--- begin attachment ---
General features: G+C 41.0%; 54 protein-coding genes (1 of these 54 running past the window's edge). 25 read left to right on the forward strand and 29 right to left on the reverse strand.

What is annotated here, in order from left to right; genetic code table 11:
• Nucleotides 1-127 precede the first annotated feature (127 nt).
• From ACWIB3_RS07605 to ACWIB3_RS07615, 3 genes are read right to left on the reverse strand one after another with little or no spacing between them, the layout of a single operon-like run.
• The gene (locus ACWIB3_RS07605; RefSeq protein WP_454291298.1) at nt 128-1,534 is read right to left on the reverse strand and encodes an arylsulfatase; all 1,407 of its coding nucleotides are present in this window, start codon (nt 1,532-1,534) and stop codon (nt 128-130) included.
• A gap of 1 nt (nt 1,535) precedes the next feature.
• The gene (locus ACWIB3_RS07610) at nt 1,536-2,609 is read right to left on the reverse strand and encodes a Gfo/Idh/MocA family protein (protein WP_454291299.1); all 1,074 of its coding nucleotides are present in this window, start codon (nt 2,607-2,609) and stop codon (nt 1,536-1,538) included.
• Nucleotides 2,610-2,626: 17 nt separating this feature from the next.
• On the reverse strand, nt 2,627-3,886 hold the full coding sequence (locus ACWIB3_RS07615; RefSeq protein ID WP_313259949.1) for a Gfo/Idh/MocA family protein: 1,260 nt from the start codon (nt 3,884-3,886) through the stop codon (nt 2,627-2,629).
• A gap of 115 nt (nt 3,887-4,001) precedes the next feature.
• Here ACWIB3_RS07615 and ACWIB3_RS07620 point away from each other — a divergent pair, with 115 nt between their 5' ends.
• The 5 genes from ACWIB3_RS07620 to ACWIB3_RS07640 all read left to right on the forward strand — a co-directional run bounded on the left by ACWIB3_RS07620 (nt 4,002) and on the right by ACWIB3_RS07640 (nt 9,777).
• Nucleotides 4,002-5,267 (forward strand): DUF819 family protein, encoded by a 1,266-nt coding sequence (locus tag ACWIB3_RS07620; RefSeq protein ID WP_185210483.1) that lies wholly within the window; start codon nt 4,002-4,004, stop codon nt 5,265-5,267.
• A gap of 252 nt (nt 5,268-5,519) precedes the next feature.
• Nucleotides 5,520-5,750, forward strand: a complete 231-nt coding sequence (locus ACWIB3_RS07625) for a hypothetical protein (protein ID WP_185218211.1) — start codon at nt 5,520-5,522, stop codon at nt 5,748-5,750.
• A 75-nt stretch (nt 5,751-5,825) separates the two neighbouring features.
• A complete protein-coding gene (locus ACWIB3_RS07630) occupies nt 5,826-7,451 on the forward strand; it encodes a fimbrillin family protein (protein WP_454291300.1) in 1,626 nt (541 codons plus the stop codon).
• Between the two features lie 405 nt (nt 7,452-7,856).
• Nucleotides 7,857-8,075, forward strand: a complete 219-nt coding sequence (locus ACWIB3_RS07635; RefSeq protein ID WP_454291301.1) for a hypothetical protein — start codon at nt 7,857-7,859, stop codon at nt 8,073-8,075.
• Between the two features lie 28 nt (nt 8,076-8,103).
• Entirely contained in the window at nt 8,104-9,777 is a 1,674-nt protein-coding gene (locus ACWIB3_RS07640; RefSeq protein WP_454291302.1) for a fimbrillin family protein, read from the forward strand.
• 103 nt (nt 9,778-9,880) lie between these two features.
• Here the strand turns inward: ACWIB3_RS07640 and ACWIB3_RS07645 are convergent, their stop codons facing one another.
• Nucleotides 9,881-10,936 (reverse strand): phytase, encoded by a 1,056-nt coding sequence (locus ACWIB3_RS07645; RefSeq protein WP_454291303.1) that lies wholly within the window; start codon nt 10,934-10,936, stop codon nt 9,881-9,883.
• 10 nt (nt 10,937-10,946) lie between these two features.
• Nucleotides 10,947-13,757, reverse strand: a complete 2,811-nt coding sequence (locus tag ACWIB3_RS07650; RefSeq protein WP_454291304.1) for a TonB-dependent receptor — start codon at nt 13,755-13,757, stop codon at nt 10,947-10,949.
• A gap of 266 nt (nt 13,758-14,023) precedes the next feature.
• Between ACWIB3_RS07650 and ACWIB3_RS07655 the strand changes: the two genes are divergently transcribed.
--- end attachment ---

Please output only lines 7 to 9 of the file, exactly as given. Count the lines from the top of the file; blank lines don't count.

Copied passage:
• The gene (locus ACWIB3_RS07610) at nt 1,536-2,609 is read right to left on the reverse strand and encodes a Gfo/Idh/MocA family protein (protein WP_454291299.1); all 1,074 of its coding nucleotides are present in this window, start codon (nt 2,607-2,609) and stop codon (nt 1,536-1,538) included.
• Nucleotides 2,610-2,626: 17 nt separating this feature from the next.
• On the reverse strand, nt 2,627-3,886 hold the full coding sequence (locus ACWIB3_RS07615; RefSeq protein ID WP_313259949.1) for a Gfo/Idh/MocA family protein: 1,260 nt from the start codon (nt 3,884-3,886) through the stop codon (nt 2,627-2,629).